“The pictures alone are worth a thousand words, so I'll leave it there. This young woman suffered nine stab wounds on her neck and back plus lacerations.”

The woman has since recovered and has been discharged from the hospital. 

(Source: Samoa Observer)


Samoa's attorney general has recommended the police file two charges against the president of the Lands and Titles Court, Fepulea'i Attila Ropati.

Lemalu Herman Retzlaff said he was satisfied the police have enough evidence to charge Fepulea'i with causing injuries and being armed with a dangerous weapon.

The police investigation was the result of a complaint filed by a night watchman at the Ministry of Justice and Courts after an alleged assault by Fepulea'i.

The incident allegedly took place during the end of year function for judges in December.

Police said the complainant may have been drinking at the function, angering the president.

(Source: RNZi)


An innovative and exciting conference series is due to begin on Feb. 13-14, 2018 at the University of Auckland, at its Fale Pasifika complex.

The purpose of the conference is to raise public awareness among Aotearoa New Zealand communities, especially its Pasifika communities, of the relationship between Pacific law, custom and constitutionalism and the impact that this relationship has on them and their identity in Aotearoa and abroad. This first conference focuses on Samoa, the first of a 3-part conference series. The second conference to be held in 2019 will focus on Tonga; and the third to be held in 2020 will focus on New Zealand’s three Pacific ‘territories’: Niue, Tokelau and the Cook Islands.

The conference series targets all peoples, students, practitioners and professionals, from all relevant sectors in society with an interest in the themes and vision of the conference series. Unlike most academic conferences this conference series aims to involve as many young people (high school and undergraduate students) as possible. This has been made possible by Law Foundation funding made available specifically for high school and tertiary level students.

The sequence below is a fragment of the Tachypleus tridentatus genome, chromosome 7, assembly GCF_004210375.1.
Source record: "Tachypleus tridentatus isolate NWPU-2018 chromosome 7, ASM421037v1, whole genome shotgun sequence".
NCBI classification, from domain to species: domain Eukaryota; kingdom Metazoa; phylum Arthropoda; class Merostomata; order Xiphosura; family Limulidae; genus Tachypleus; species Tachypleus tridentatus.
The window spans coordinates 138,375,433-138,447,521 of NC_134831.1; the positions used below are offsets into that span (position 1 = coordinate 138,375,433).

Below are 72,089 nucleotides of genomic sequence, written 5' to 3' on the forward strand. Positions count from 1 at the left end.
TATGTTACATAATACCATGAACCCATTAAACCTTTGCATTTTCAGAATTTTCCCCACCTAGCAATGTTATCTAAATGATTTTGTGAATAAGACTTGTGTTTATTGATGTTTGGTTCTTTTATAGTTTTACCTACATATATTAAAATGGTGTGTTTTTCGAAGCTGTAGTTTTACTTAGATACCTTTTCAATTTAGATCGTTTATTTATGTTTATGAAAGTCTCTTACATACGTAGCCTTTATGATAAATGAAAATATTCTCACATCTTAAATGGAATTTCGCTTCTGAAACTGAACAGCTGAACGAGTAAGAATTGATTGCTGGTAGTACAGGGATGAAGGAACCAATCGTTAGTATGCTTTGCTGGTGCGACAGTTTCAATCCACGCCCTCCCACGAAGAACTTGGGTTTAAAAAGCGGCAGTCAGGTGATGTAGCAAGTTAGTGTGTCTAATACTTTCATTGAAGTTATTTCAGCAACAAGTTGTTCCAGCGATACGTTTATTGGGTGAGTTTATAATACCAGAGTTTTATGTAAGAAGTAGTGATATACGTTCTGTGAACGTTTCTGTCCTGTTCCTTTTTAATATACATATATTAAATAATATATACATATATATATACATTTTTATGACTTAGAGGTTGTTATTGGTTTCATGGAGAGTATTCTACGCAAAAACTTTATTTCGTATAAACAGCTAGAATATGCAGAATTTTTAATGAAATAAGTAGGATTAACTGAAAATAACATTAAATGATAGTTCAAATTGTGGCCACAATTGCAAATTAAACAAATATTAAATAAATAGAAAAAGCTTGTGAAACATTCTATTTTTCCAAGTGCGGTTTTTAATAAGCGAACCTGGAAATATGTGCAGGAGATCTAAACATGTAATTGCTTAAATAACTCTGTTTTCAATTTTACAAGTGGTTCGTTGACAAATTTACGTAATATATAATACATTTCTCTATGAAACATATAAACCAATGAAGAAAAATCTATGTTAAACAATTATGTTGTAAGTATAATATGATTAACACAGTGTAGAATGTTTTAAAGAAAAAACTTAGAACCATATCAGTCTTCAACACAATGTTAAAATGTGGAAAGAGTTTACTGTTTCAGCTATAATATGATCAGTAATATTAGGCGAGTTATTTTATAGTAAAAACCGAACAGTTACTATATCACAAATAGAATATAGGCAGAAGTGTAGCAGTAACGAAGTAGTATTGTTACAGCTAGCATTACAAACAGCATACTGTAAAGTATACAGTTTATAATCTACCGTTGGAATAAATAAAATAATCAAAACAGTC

The conference series will focus on three key themes: the constitutionalisation of indigenous and western leadership models in the Pacific (including Aotearoa), of customary land tenure and British land tenure in the Pacific; and of indigenous religious and Christian religious beliefs in the Pacific.

This first Feb 12-14 conference has an impressive line-up of speakers from Samoa and Aotearoa, with expertise in law, custom and constitutionalism, as well as public policy, justice, policing, corrections, education, health and community governance. While it is aimed at the Pasifika diaspora resident in Aotearoa, tangata whenua and any other New Zealanders in New Zealand, other Pacific Islanders from the Pacific interested in Pacific law, custom and constitutionalism are welcome to attend.

The conference is hosted by the University of Auckland and AUT, with the support of Judge Ida Malosi of the Manukau District, Family and Pasifika Youth Courts and the Ministry for Pacific Peoples. Its outside sponsors are the New Zealand Law Foundation; New Zealand Institute of Pacific Research; Gaualofa Trust; Institute of Professional Legal Studies; Kaye, Fletcher, Walker Law Firm; and Pacific Lawyers Association.

It’s not too late to register: registrations will be open up to the day of the conference and payment arrangements can be organised through Sonia Pope by email: or 021636165. For more information on the conference see:

(Source: PLCC media release)